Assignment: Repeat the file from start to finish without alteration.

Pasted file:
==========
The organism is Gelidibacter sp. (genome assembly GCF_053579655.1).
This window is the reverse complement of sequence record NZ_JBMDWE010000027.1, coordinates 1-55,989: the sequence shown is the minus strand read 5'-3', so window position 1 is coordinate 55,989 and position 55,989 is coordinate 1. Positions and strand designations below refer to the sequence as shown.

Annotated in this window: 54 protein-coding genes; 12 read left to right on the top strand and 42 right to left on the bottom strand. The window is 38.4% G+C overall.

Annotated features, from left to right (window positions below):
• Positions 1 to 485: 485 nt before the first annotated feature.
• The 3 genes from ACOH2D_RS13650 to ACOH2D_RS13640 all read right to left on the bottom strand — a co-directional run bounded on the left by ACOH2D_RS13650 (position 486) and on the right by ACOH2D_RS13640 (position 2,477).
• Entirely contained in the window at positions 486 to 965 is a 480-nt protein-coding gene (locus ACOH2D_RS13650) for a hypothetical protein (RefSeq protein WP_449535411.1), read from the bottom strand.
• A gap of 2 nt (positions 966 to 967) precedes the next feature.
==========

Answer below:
The organism is Gelidibacter sp. (genome assembly GCF_053579655.1).
This window is the reverse complement of sequence record NZ_JBMDWE010000027.1, coordinates 1-55,989: the sequence shown is the minus strand read 5'-3', so window position 1 is coordinate 55,989 and position 55,989 is coordinate 1. Positions and strand designations below refer to the sequence as shown.

Annotated in this window: 54 protein-coding genes; 12 read left to right on the top strand and 42 right to left on the bottom strand. The window is 38.4% G+C overall.

Annotated features, from left to right (window positions below):
• Positions 1 to 485: 485 nt before the first annotated feature.
• The 3 genes from ACOH2D_RS13650 to ACOH2D_RS13640 all read right to left on the bottom strand — a co-directional run bounded on the left by ACOH2D_RS13650 (position 486) and on the right by ACOH2D_RS13640 (position 2,477).
• Entirely contained in the window at positions 486 to 965 is a 480-nt protein-coding gene (locus ACOH2D_RS13650) for a hypothetical protein (RefSeq protein WP_449535411.1), read from the bottom strand.
• A gap of 2 nt (positions 966 to 967) precedes the next feature.